Cytogenetic and molecular study of the PRDX4 gene in a t(X;18)(p22;q23): a cautionary tale

Heidrun D. Gerr, Michele L. Nassin, Elizabeth M. Davis, Nimanthi Jayathilaka, Mary E. Neilly, Brigitte Schlegelberger, Yanming Zhang, Janet D. Rowley*

*Corresponding author for this work

Research output: Contribution to journalArticlepeer-review

4 Scopus citations


The PRDX4 gene located at Xp22 encodes for a member of the peroxiredoxin gene family. Genes within this family exhibit thioredoxin-dependent peroxidase activity and have been implicated in cellular functioning, including proliferation and differentiation. Recently, PRDX4 has been identified as a partner gene in a t(X;21) translocation in a patient with acute myeloid leukemia. To determine whether PRDX4 was involved in other translocations, leukemia cells from 15 patients with Xp22 abnormalities were screened for involvement of the gene using fluorescence in situ hybridization (FISH). One sample from a 41-year-old woman with acute lymphoblastic leukemia showed three signals when hybridized with the PRDX4 probe. Cytogenetic analysis of the sample had identified a t(X;18)(p22;q23). Assuming that the three signals indicated a break within the PRDX4 gene, we performed FISH experiments and successfully narrowed the breakpoint on chromosome 18 to a 50-kb region. Subsequent analysis using spectral karyotyping showed that the leukemic cells had undergone multiple rearrangements and that a third X chromosome was present, albeit rearranged. Additional FISH experiments revealed that the third PRDX4 signal was the result of a third copy of the gene. Analysis of the other rearrangements has helped to characterize the multiple abnormalities within the leukemic cells. The findings underscore the importance of using multiple techniques when analyzing complex chromosomal rearrangements in malignant cells.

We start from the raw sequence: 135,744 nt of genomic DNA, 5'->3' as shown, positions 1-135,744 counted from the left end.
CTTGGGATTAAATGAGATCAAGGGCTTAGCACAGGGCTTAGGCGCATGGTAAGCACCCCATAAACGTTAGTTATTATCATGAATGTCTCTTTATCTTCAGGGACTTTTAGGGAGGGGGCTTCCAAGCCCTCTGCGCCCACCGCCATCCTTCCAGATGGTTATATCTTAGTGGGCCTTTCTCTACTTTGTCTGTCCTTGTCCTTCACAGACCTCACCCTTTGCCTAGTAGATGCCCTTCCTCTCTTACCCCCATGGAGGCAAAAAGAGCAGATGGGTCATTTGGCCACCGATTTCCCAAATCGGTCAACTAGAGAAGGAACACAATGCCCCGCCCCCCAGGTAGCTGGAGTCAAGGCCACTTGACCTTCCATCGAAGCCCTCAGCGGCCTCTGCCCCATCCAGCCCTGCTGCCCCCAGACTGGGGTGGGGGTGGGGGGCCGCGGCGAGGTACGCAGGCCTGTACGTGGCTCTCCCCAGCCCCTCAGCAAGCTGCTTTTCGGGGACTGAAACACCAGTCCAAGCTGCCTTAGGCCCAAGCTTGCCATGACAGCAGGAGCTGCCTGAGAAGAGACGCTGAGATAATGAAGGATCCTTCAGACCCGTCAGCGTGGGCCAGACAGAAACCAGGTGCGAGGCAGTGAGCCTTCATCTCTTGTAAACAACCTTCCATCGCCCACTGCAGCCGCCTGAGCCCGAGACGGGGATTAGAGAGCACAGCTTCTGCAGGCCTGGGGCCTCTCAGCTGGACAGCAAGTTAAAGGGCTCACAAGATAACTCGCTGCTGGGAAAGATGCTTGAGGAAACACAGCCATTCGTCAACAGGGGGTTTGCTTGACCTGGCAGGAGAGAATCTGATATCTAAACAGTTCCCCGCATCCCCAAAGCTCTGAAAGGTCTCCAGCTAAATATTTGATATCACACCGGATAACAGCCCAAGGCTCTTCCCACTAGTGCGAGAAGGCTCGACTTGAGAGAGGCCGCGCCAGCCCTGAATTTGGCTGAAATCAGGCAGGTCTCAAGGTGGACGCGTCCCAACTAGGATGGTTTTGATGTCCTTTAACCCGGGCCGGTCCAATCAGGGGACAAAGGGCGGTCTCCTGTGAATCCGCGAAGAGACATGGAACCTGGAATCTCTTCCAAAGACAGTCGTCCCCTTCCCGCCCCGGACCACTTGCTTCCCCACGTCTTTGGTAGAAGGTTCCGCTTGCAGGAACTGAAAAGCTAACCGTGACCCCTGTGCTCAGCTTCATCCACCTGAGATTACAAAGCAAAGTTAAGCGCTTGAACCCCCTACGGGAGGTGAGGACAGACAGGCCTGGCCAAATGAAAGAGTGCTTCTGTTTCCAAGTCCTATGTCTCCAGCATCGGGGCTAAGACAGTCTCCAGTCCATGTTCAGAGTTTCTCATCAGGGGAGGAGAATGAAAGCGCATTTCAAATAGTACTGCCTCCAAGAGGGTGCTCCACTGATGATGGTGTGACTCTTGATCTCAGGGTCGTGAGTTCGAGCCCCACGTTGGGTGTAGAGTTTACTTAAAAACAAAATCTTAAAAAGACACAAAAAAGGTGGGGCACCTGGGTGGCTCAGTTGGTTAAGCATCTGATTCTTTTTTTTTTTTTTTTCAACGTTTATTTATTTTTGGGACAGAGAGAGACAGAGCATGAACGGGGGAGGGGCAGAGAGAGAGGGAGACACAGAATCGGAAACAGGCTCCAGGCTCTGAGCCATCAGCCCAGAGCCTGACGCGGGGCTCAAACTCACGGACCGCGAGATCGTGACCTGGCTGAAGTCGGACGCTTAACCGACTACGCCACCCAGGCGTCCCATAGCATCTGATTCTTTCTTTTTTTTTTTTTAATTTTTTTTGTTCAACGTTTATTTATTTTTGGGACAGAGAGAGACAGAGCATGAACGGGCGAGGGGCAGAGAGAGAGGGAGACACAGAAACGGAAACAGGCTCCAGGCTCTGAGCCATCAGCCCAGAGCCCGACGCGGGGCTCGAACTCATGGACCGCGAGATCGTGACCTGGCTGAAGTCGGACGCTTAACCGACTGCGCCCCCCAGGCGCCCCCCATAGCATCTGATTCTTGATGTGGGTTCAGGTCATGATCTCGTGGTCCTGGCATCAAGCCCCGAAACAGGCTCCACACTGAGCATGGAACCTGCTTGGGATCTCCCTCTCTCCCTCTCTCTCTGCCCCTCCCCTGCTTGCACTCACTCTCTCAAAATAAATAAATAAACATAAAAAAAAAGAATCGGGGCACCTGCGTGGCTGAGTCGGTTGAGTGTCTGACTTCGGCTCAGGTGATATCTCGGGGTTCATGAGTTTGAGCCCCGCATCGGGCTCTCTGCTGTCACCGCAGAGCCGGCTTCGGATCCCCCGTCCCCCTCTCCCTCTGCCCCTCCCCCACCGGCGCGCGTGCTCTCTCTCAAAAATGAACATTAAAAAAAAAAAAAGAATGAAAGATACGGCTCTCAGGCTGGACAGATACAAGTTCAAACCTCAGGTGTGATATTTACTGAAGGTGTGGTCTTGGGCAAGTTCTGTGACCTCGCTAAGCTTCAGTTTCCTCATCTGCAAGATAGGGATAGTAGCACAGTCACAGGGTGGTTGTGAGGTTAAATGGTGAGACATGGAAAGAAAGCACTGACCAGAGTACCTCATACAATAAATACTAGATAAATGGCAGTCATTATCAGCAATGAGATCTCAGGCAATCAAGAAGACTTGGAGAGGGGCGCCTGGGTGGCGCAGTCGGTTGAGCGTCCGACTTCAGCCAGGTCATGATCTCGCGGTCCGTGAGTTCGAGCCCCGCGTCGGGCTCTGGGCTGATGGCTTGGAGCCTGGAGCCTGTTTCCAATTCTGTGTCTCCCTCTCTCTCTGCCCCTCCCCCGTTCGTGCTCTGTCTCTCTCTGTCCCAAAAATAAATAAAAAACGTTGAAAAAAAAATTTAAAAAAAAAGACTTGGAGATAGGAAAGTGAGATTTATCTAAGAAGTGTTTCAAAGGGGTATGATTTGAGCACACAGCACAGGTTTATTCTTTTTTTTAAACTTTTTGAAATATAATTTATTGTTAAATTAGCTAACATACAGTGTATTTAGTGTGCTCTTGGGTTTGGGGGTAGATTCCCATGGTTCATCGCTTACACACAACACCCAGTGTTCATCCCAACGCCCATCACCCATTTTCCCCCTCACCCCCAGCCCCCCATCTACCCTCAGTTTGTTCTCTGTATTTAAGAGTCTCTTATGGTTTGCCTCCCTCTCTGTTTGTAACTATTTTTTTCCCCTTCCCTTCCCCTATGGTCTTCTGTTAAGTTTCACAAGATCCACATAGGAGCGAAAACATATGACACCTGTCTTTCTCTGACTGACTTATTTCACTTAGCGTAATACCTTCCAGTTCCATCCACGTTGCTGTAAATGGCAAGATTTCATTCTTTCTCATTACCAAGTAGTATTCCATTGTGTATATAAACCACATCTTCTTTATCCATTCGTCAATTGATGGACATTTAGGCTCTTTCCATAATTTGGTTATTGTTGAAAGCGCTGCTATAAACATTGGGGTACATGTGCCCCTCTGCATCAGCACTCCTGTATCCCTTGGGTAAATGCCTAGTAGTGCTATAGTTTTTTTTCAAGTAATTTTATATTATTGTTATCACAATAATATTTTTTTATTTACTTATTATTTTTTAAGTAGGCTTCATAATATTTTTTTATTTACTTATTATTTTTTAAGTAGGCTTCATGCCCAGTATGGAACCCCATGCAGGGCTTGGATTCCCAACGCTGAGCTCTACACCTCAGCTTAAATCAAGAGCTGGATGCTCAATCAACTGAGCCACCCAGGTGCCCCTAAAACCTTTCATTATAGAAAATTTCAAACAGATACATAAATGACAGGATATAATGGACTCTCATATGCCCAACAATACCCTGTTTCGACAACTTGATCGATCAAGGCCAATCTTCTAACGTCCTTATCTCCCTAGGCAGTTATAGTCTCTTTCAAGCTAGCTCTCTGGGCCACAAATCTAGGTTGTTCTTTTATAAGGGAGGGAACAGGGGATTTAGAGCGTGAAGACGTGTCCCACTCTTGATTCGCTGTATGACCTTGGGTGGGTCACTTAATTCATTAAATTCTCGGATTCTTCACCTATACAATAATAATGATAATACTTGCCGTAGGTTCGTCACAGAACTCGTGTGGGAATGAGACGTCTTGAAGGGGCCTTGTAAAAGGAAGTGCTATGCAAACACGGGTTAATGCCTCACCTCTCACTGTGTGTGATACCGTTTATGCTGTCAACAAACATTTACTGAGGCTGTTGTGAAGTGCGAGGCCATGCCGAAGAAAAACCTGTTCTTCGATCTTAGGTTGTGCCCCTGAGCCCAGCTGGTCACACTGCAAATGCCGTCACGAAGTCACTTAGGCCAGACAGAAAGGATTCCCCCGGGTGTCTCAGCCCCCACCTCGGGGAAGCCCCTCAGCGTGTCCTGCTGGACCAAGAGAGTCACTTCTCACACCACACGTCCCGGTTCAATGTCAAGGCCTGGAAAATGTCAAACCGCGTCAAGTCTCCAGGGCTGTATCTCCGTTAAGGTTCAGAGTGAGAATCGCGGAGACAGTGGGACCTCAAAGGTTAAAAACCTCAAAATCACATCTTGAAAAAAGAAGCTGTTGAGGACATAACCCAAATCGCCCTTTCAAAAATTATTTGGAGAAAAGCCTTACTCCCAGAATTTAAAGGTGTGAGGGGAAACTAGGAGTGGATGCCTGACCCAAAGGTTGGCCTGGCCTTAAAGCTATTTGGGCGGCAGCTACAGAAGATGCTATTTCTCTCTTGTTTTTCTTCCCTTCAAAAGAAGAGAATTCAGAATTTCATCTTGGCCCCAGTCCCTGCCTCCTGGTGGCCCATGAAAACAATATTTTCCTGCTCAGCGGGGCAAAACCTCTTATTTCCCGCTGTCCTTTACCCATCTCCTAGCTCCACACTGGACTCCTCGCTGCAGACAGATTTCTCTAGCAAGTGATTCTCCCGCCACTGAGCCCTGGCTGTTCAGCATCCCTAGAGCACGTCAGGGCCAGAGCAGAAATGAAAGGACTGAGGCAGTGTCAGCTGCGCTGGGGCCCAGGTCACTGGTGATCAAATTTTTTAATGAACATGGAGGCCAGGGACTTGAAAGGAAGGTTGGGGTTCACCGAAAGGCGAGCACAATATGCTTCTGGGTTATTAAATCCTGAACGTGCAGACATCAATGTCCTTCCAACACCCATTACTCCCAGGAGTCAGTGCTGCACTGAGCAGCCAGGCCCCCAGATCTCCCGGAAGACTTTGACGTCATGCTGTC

Original languageEnglish (US)
Pages (from-to)131-136
Number of pages6
JournalCancer Genetics and Cytogenetics
Issue number2
StatePublished - Jul 15 2007

ASJC Scopus subject areas

  • Molecular Biology
  • Genetics
  • Cancer Research


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